plan b

I live on the internet because of my profession, and I see business trends come and go. Lately, the hot topic has been failure. It seems like everyone is suddenly willing to admit the ways that they’ve failed, and they’re encouraging other entrepreneurs to fail, too. On the surface, this sounds like a terrible idea—who wants to fail? What is it about failure that make it such an appealing topic for entrepreneurs? What is the value in attending a failure workshop where successful people talk about colossal failures?

Entrepreneurs tend to have some similar traits: they’re passionate, motivated, and more often than not have type-A personalities that fit well with their drive for success. I imagine that having a high-strung personality that often accompanies overachievement is what  makes it so hard for the typical entrepreneur to accept—or even consider—failure. When all you can think about is success, goals and growth, then you’re not going to have a Plan B. In actuality, the headlines that I’m reading about how “I failed and you should too” don’t mean that people should set out to fail; they mean that you should always realize that it’s possible to fail, and that you can be prepared to deal with potentially business-killing scenarios.

As a small business center, we frequently encounter new business owners who, when asked, have never thought about what they will do if their business encounters a problem. What if sales don’t grow as projected, or your service doesn’t gain popularity, or if funding falls through? Not having an answer is a problem. Instead of proclaiming that you’re not afraid to fail, it’s important to contemplate challenges you may face, how you will handle them, and what you will do if ultimately you do fail. If you’re prepared for failure as an option, then you won’t end up in the gutter because you will be vigilant and flexible while still working toward your business goals.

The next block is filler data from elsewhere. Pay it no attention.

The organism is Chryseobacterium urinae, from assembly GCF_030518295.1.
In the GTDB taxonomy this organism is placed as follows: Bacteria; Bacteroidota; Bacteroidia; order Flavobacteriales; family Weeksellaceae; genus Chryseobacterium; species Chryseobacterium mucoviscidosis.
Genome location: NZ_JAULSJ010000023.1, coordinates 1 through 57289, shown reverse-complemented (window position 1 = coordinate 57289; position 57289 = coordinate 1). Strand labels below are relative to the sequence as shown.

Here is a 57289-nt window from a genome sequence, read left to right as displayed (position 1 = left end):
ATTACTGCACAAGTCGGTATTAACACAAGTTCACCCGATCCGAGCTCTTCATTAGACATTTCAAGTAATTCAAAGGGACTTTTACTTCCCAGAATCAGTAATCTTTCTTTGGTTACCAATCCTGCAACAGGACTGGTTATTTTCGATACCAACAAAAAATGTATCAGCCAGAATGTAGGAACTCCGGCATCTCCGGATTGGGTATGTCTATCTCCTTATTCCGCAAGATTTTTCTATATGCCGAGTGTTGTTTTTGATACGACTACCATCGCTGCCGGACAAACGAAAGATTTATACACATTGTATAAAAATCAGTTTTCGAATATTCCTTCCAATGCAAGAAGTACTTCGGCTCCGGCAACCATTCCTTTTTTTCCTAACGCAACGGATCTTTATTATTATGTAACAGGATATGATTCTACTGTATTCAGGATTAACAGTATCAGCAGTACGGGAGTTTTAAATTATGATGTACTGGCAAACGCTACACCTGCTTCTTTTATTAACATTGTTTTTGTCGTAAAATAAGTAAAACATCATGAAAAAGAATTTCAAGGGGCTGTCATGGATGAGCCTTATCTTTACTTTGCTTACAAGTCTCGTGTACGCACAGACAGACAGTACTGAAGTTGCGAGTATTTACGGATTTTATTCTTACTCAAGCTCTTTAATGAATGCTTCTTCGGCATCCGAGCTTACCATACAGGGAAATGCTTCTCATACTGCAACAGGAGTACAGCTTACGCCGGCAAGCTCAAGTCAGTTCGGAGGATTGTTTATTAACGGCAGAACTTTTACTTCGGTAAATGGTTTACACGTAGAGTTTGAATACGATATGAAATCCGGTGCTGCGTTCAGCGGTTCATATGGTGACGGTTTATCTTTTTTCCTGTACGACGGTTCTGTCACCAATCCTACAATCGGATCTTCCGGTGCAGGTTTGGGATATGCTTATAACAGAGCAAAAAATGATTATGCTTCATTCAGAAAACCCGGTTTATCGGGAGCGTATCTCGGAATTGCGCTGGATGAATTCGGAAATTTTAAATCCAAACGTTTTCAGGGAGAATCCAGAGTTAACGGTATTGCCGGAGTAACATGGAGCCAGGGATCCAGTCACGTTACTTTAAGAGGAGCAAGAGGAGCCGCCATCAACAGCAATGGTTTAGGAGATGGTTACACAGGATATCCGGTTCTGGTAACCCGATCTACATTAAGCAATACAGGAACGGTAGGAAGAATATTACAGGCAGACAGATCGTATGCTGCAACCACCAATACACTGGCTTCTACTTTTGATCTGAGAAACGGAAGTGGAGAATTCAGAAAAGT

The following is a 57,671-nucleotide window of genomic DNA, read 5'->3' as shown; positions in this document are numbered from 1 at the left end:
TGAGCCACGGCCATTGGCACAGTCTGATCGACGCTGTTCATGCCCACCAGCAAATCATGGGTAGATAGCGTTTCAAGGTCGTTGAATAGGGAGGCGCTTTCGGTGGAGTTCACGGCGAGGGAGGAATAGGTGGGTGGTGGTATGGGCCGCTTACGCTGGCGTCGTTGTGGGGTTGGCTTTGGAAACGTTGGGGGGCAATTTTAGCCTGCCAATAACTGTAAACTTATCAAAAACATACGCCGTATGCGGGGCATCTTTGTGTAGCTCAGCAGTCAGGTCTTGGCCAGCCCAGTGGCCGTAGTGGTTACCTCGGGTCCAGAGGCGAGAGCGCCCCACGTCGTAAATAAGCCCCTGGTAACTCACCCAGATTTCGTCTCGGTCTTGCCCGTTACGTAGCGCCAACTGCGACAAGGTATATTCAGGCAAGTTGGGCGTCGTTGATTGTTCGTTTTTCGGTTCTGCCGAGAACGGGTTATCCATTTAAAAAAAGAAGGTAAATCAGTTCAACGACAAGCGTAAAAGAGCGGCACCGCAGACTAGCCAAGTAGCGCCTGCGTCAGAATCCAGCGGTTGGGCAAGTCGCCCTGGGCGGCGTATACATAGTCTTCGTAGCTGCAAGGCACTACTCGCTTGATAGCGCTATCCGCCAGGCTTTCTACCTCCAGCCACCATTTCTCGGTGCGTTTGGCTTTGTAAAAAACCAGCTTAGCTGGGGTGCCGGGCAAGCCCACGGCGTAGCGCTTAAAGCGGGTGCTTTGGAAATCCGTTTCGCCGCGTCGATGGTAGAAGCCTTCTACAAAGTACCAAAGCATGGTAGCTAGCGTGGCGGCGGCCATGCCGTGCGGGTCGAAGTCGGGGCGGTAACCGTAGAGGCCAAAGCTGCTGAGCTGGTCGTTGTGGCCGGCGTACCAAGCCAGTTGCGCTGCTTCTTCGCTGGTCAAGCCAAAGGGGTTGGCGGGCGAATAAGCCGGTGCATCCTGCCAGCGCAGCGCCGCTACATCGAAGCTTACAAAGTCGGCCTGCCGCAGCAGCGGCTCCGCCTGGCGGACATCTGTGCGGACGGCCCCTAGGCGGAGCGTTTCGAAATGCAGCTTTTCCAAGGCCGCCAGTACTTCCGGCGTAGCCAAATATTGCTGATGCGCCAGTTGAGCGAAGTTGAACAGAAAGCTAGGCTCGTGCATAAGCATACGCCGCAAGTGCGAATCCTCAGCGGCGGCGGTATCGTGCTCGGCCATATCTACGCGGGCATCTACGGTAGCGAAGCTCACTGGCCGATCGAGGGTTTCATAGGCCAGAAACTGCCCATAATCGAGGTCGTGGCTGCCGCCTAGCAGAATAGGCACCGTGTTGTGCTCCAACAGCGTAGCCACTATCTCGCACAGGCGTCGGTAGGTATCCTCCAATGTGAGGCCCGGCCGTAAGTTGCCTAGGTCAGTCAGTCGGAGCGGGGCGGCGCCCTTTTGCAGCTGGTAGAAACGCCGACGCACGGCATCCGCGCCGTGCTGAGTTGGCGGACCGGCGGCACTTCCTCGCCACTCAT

So don’t jump on the fail train just yet. Use the possibility of failure as a motivator to be prepared for all possibilities. If you’re not sure of what to look out for, and what could cause your business to fail, look for a mentor or business counselor who can give you an idea of what problems commonly sink businesses. Then, if you’re ever faced with one of those problems, you’ll have a better idea of how to avoid crisis.

AvatarAdrienne Asselmeier

Adrienne “Dren” Asselmeier is the Director of Marketing and Communications at Grow, a Small Business Administration Business Center in West Michigan. Dren has a Bachelor of Arts in English Language and Literature, and is a writer, runner, over-achiever, and friend to everyone. She likes to write about tips for small business owners, women’s issues, and workplace wellness.